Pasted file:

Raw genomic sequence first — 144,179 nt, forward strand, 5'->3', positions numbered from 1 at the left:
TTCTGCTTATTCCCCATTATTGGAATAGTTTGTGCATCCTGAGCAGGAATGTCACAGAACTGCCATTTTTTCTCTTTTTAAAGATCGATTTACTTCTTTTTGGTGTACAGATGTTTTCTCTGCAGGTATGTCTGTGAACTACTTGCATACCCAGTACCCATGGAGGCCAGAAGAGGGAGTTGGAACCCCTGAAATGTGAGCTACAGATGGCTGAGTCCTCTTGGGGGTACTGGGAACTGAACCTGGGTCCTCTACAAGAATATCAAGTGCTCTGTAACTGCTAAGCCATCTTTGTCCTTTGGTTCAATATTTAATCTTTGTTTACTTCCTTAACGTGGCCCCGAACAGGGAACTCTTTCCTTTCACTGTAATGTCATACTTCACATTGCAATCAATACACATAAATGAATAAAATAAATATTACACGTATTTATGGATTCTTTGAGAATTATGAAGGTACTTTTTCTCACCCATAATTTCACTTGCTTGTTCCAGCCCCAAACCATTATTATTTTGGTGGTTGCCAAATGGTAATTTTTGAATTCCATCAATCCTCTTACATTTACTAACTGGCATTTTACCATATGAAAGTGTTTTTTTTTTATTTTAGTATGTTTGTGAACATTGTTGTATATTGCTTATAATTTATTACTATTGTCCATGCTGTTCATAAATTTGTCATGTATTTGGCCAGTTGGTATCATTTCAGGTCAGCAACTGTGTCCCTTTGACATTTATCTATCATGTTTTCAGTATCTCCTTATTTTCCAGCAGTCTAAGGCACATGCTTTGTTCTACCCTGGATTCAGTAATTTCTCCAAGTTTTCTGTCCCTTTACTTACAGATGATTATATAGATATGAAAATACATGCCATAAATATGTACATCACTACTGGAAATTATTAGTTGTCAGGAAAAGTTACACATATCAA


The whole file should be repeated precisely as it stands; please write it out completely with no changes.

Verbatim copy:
Raw genomic sequence first — 144,179 nt, forward strand, 5'->3', positions numbered from 1 at the left:
TTCTGCTTATTCCCCATTATTGGAATAGTTTGTGCATCCTGAGCAGGAATGTCACAGAACTGCCATTTTTTCTCTTTTTAAAGATCGATTTACTTCTTTTTGGTGTACAGATGTTTTCTCTGCAGGTATGTCTGTGAACTACTTGCATACCCAGTACCCATGGAGGCCAGAAGAGGGAGTTGGAACCCCTGAAATGTGAGCTACAGATGGCTGAGTCCTCTTGGGGGTACTGGGAACTGAACCTGGGTCCTCTACAAGAATATCAAGTGCTCTGTAACTGCTAAGCCATCTTTGTCCTTTGGTTCAATATTTAATCTTTGTTTACTTCCTTAACGTGGCCCCGAACAGGGAACTCTTTCCTTTCACTGTAATGTCATACTTCACATTGCAATCAATACACATAAATGAATAAAATAAATATTACACGTATTTATGGATTCTTTGAGAATTATGAAGGTACTTTTTCTCACCCATAATTTCACTTGCTTGTTCCAGCCCCAAACCATTATTATTTTGGTGGTTGCCAAATGGTAATTTTTGAATTCCATCAATCCTCTTACATTTACTAACTGGCATTTTACCATATGAAAGTGTTTTTTTTTTATTTTAGTATGTTTGTGAACATTGTTGTATATTGCTTATAATTTATTACTATTGTCCATGCTGTTCATAAATTTGTCATGTATTTGGCCAGTTGGTATCATTTCAGGTCAGCAACTGTGTCCCTTTGACATTTATCTATCATGTTTTCAGTATCTCCTTATTTTCCAGCAGTCTAAGGCACATGCTTTGTTCTACCCTGGATTCAGTAATTTCTCCAAGTTTTCTGTCCCTTTACTTACAGATGATTATATAGATATGAAAATACATGCCATAAATATGTACATCACTACTGGAAATTATTAGTTGTCAGGAAAAGTTACACATATCAA